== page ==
Lata Mangeshkar - The Queen : Part 6 - The original master composer, Sajjad Hussain


 


You can read the earlier parts of this series here: PreludePart 1Part 2Part 3 Part 4, Part 5

When you read this series in its entirety, you will be surprised that I had dedicated a chapter to Lata Mangeshkar - Sajjad Hussain's partnership while not bothering about some other partnerships that produced a lot more songs. That is because of the quality of music delivered by Sajjad Hussain and the great regard Lata had for him. In an interview whose link I can't find, she had said that Sajjad Hussain was the best music director she worked with. She also mentioned that only when she had to sing a song for him she used to feel scared. Lata had mentioned that he was a perfectionist and would not tolerate anyone playing out of tune. (There is a lot more to say about Sajjad Hussain's music and his temperamental character, but I will say that in a different article dedicated to Sajjad Hussain.)

Sajjad Hussain, too, had great regard for Lata. He knew what she was capable of. You can hear him talk about Lata in this video clip, where he recounts how dazed Lata's Ustad was with her brilliance. 


Sajjad gave Lata some extremely complex and tough compositions, but she delivered them with elan. Let us now listen to some of the compositions of Sajjad in Lata's voice and analyze how she has sung it and how much Sajjad's training would have helped her. 

I think the first film that Lata sang for Sajjad Hussain was 'Khel' (1950)  This has two gems in the voice of Lata Mangeshkar. (I love every song in this movie, especially the Shamshad Begum one. The Meena Kapoor song is also lovely. As I said, all these for another day.)

Let's start with, 'bool ja ae dil'


The first thing you will hear is that this is not the standard beat, as with, say, a Naushad melody. The gait, or what we call 'nadai,' in Carnatic music, differs from the standard 'chatusra' (4x4) nadai.  The gait gives a different flavor to the tune. It is not an easy song to sing, for the song uses the full vocal range of Lata. One second she is hitting the upper registers; before you know it, she has come down to the lower registers. And note how he makes her quiver her voice in places like 'sapna that suhaana'. The 'naa' at the end quivers melodically. Lata is in that phrase of her singing where she is slowly shedding that childish voice and is becoming a woman. Despite the rather robust tuning, the song effectively conveys the pain of the heroine. Songs like this would have given Lata a greater grip on tala, making it easy for her to deliver songs in any tala.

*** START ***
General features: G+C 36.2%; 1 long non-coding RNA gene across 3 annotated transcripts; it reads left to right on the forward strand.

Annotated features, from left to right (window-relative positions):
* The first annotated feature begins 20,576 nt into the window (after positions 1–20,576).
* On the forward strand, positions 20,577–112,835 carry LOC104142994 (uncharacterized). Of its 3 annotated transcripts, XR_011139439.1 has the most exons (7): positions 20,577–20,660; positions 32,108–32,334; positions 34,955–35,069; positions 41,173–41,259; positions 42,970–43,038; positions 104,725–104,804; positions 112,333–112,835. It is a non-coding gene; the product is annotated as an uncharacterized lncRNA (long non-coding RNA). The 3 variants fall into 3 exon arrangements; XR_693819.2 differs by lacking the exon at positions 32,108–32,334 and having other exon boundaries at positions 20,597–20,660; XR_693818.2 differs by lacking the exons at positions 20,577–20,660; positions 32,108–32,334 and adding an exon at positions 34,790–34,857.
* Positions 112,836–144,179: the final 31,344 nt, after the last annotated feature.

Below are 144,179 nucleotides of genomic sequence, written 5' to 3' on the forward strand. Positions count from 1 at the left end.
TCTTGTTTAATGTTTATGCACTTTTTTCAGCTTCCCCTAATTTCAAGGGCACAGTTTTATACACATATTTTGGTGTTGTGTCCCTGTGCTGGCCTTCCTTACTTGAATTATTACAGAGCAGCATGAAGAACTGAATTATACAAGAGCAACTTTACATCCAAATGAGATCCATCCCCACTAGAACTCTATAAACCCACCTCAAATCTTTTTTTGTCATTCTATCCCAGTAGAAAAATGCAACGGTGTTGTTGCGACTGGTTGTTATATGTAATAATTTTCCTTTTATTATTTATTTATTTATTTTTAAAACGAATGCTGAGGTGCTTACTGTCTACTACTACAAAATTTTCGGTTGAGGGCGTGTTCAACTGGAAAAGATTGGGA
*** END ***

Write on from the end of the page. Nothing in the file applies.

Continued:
Another lovely song from 'Khel' in Lata's voice is 'jate to jao' 


Once again, right during the prelude itself, you make out that it is not like the standard Hindi film song. Observe how the mukda runs for a long time, snaking it way before coming back to the starting point. Then comes that patch without music, and when the rhythm instruments join, observe the vocal dynamics of Lata. Notice how she varies the volume of her voice. A song that demands great control over vocal dynamics, rhythm, and a great range from the voice.

Next, we take up 'Saiyyan' (1951). It was Lata's show all the way and Sajjad gave her amazing melodies. Here is Lata talking about Sajjad Hussain and 'Saiyyan'


Sajjad explored Lata's voice a lot in this film, giving her different kinds of songs. We start with a fun song, 'hawa mein dil dole' 


This is a jaunty melody sung by a young heroine. The brilliance of Sajjad Hussain's tune can be seen by how he changes the tune in the antara. The mukda starts one way but the whole tune and singing takes a different hue in the antara. I am reminded a lot of the later day Salil Choudhary songs when I hear the antara. (I am not sure if Salilda was influenced by Sajjad but the 'sound' in this antara sort of shows that he probably anticipated music directors like Salilda)

Another fun love song from the movie is 'khayalon mein tum ho'


This song sort of showcases the genius of Sajjad, and you can probably understand why Lata rated him so high and was willing to keep quiet even when he said harsh words. The song has a long and wonderful prelude. The mukhda itself is a work of a genius, with Sajjad changing the phrasing between lines. Initially, we hear short phrases, and then the long phrases, and in the continuation of the mukhda, the short phrasings again. It is difficult to anticipate the melody in this song and the melodic structure is unique. It would have been a great challenge to sing this with the orchestra, for there is no room for error as the words are tightly packed and coiled around the taal. Any slip, and you have to start again. Lata sings it with ease. I am sure that Sajjad probably tuned this, knowing that Lata would deliver. 

'kali kali raat re' from this movie is another gem. Let's listen to it.


This is a song of 'viraha.' I became a big fan of this song right from the moment I heard. The 'joote se pyar kiya' line in the mukhda is completely unexpected and raises the song to great heights. The mukhda itself does great justice to Lata's range. Lata tender voice and the 'sound' that Sajjad produces (once again reminding me of Lata Salil combination in movies like 'Maya') This was definitely a unique sound for the early 50s. 

As I said, Sajjad explored Lata's voice range and her ability to convey multiple emotions in this movie. Here is a sad song in Lata's voice. 'kismet mein kushi ka naam nahin'